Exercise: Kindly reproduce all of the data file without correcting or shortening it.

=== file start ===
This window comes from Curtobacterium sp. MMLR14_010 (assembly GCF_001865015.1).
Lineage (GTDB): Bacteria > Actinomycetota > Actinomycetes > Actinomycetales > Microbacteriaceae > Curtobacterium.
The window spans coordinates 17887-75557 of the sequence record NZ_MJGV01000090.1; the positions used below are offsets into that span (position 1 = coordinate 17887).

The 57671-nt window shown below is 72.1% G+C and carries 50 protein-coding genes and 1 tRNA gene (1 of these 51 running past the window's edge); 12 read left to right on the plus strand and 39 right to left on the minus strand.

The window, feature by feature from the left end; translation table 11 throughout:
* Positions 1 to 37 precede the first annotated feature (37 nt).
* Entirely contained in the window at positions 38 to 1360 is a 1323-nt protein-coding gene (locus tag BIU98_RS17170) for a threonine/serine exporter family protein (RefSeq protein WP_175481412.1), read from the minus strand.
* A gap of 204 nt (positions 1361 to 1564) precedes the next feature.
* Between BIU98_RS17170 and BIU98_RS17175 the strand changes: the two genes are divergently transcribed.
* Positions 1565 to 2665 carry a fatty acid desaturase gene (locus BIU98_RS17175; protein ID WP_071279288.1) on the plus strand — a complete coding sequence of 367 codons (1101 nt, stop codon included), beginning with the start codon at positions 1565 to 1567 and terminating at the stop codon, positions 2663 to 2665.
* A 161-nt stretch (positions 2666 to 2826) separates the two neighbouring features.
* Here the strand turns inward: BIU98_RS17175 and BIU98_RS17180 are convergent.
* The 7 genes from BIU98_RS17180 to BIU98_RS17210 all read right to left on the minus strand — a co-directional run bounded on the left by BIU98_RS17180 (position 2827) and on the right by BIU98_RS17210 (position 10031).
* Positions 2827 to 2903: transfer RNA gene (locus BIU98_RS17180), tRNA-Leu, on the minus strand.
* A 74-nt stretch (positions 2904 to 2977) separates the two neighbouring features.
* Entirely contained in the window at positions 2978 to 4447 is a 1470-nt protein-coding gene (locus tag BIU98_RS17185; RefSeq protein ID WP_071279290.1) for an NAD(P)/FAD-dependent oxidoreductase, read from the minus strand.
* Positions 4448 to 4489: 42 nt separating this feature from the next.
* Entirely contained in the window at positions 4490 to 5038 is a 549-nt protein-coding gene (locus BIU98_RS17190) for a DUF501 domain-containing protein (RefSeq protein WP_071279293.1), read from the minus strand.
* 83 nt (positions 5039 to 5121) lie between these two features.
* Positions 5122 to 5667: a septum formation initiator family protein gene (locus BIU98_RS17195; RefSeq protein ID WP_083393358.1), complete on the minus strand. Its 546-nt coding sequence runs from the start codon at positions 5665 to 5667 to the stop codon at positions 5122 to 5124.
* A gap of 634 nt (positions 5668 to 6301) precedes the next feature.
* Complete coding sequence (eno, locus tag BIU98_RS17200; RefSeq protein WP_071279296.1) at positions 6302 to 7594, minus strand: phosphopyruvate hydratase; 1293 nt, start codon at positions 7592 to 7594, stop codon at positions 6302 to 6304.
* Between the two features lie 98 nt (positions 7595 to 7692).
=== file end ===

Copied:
This window comes from Curtobacterium sp. MMLR14_010 (assembly GCF_001865015.1).
Lineage (GTDB): Bacteria > Actinomycetota > Actinomycetes > Actinomycetales > Microbacteriaceae > Curtobacterium.
The window spans coordinates 17887-75557 of the sequence record NZ_MJGV01000090.1; the positions used below are offsets into that span (position 1 = coordinate 17887).

The 57671-nt window shown below is 72.1% G+C and carries 50 protein-coding genes and 1 tRNA gene (1 of these 51 running past the window's edge); 12 read left to right on the plus strand and 39 right to left on the minus strand.

The window, feature by feature from the left end; translation table 11 throughout:
* Positions 1 to 37 precede the first annotated feature (37 nt).
* Entirely contained in the window at positions 38 to 1360 is a 1323-nt protein-coding gene (locus tag BIU98_RS17170) for a threonine/serine exporter family protein (RefSeq protein WP_175481412.1), read from the minus strand.
* A gap of 204 nt (positions 1361 to 1564) precedes the next feature.
* Between BIU98_RS17170 and BIU98_RS17175 the strand changes: the two genes are divergently transcribed.
* Positions 1565 to 2665 carry a fatty acid desaturase gene (locus BIU98_RS17175; protein ID WP_071279288.1) on the plus strand — a complete coding sequence of 367 codons (1101 nt, stop codon included), beginning with the start codon at positions 1565 to 1567 and terminating at the stop codon, positions 2663 to 2665.
* A 161-nt stretch (positions 2666 to 2826) separates the two neighbouring features.
* Here the strand turns inward: BIU98_RS17175 and BIU98_RS17180 are convergent.
* The 7 genes from BIU98_RS17180 to BIU98_RS17210 all read right to left on the minus strand — a co-directional run bounded on the left by BIU98_RS17180 (position 2827) and on the right by BIU98_RS17210 (position 10031).
* Positions 2827 to 2903: transfer RNA gene (locus BIU98_RS17180), tRNA-Leu, on the minus strand.
* A 74-nt stretch (positions 2904 to 2977) separates the two neighbouring features.
* Entirely contained in the window at positions 2978 to 4447 is a 1470-nt protein-coding gene (locus tag BIU98_RS17185; RefSeq protein ID WP_071279290.1) for an NAD(P)/FAD-dependent oxidoreductase, read from the minus strand.
* Positions 4448 to 4489: 42 nt separating this feature from the next.
* Entirely contained in the window at positions 4490 to 5038 is a 549-nt protein-coding gene (locus BIU98_RS17190) for a DUF501 domain-containing protein (RefSeq protein WP_071279293.1), read from the minus strand.
* 83 nt (positions 5039 to 5121) lie between these two features.
* Positions 5122 to 5667: a septum formation initiator family protein gene (locus BIU98_RS17195; RefSeq protein ID WP_083393358.1), complete on the minus strand. Its 546-nt coding sequence runs from the start codon at positions 5665 to 5667 to the stop codon at positions 5122 to 5124.
* A gap of 634 nt (positions 5668 to 6301) precedes the next feature.
* Complete coding sequence (eno, locus tag BIU98_RS17200; RefSeq protein WP_071279296.1) at positions 6302 to 7594, minus strand: phosphopyruvate hydratase; 1293 nt, start codon at positions 7592 to 7594, stop codon at positions 6302 to 6304.
* Between the two features lie 98 nt (positions 7595 to 7692).